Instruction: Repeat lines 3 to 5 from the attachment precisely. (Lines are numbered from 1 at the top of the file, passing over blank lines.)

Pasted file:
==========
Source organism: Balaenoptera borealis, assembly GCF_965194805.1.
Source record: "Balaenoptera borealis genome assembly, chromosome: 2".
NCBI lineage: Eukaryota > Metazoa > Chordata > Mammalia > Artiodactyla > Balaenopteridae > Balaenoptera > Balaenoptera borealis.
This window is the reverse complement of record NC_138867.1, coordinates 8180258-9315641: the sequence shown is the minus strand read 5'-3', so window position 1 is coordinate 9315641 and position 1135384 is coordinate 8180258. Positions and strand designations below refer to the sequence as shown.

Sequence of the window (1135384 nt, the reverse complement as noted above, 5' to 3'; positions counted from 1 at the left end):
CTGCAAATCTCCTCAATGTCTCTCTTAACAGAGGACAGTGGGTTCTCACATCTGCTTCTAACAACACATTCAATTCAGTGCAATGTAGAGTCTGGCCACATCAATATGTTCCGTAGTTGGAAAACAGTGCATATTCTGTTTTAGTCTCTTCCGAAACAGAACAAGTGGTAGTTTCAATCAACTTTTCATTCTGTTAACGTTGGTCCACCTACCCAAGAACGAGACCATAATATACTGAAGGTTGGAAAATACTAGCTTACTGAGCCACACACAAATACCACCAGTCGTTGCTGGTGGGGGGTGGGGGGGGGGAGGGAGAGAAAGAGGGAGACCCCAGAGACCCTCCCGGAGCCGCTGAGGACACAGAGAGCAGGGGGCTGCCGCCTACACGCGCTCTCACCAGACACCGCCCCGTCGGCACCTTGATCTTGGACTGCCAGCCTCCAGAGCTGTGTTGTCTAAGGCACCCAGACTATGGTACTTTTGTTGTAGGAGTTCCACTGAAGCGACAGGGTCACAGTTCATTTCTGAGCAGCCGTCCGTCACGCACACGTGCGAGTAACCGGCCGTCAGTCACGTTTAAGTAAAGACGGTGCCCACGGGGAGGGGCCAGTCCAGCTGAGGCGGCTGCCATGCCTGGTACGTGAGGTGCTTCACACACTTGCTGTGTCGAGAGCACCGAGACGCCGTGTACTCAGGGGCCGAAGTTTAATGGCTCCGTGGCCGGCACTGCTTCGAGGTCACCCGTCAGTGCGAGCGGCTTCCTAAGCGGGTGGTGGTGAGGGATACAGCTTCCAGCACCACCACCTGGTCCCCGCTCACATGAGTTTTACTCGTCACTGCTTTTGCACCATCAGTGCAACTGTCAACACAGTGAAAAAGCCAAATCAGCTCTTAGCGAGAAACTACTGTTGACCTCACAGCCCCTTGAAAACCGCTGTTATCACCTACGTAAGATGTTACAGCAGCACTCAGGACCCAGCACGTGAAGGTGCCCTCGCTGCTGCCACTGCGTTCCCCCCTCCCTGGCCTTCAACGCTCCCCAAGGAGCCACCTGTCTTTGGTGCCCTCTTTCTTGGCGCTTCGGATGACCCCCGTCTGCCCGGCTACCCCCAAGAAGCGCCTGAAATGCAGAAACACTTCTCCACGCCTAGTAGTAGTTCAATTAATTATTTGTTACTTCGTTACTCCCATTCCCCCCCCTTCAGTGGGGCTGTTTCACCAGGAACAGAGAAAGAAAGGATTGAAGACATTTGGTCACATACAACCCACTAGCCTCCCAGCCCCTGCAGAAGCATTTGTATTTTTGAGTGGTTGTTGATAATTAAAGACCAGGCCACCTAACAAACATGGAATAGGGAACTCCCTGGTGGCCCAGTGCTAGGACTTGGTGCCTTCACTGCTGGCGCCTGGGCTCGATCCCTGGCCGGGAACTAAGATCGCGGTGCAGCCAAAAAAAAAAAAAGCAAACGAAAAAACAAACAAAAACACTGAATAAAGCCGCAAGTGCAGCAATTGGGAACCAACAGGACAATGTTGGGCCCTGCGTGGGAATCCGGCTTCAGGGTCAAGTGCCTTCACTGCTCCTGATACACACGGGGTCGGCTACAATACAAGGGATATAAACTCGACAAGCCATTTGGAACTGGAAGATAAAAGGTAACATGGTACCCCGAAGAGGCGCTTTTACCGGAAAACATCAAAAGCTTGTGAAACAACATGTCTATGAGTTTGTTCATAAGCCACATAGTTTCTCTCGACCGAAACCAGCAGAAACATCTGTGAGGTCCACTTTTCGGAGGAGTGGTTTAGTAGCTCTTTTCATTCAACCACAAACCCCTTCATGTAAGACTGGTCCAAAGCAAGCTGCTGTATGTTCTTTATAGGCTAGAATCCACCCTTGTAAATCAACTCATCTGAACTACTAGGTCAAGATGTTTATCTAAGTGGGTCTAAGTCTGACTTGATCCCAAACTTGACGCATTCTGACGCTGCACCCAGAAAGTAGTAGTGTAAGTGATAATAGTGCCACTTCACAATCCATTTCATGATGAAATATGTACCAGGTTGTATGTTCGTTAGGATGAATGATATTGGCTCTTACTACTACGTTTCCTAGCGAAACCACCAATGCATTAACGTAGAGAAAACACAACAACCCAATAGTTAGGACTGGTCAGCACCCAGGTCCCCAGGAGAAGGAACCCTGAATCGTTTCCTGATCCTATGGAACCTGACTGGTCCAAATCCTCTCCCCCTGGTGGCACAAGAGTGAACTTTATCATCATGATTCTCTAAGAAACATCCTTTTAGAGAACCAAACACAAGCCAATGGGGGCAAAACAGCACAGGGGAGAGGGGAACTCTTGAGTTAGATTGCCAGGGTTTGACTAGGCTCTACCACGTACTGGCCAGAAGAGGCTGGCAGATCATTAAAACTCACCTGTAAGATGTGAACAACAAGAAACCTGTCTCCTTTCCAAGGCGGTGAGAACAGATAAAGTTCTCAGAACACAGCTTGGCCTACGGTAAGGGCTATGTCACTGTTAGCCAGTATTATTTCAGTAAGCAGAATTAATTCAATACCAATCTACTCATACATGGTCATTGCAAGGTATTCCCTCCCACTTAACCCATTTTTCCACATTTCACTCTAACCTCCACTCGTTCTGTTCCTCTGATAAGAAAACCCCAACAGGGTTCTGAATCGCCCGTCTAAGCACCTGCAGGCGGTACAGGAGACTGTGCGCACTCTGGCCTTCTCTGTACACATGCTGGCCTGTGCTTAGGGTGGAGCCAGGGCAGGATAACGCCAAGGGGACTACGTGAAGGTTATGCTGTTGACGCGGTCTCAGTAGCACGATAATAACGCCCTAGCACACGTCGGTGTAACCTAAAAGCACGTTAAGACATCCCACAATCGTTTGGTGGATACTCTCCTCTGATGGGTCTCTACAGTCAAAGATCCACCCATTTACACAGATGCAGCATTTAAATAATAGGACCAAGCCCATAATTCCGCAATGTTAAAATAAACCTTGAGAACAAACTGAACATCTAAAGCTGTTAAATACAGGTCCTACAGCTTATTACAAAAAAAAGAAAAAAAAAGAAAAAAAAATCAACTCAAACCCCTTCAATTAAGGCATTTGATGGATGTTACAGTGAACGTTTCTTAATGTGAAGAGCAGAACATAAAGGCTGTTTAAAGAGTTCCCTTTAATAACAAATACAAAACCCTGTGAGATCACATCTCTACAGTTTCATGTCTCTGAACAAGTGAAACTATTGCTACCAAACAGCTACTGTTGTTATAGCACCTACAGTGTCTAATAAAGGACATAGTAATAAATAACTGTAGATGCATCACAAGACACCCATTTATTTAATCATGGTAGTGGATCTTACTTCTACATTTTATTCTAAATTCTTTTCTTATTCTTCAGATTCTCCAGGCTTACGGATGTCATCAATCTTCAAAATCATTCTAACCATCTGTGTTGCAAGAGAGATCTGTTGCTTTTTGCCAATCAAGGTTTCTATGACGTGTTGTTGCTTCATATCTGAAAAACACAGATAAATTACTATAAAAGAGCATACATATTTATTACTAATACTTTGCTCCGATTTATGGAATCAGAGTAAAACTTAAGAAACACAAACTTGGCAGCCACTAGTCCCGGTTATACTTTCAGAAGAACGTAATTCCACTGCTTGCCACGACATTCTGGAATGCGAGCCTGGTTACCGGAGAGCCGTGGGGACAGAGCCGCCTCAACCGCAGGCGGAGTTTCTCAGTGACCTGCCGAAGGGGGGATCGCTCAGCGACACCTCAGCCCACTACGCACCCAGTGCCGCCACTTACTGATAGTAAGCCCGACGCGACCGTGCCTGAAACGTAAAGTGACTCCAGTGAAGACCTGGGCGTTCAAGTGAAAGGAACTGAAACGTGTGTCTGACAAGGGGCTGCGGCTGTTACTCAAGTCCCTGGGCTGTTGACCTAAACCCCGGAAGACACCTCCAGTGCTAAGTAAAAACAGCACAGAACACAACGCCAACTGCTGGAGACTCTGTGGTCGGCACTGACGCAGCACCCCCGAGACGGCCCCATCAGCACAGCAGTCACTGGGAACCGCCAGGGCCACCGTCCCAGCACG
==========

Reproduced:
NCBI lineage: Eukaryota > Metazoa > Chordata > Mammalia > Artiodactyla > Balaenopteridae > Balaenoptera > Balaenoptera borealis.
This window is the reverse complement of record NC_138867.1, coordinates 8180258-9315641: the sequence shown is the minus strand read 5'-3', so window position 1 is coordinate 9315641 and position 1135384 is coordinate 8180258. Positions and strand designations below refer to the sequence as shown.

Sequence of the window (1135384 nt, the reverse complement as noted above, 5' to 3'; positions counted from 1 at the left end):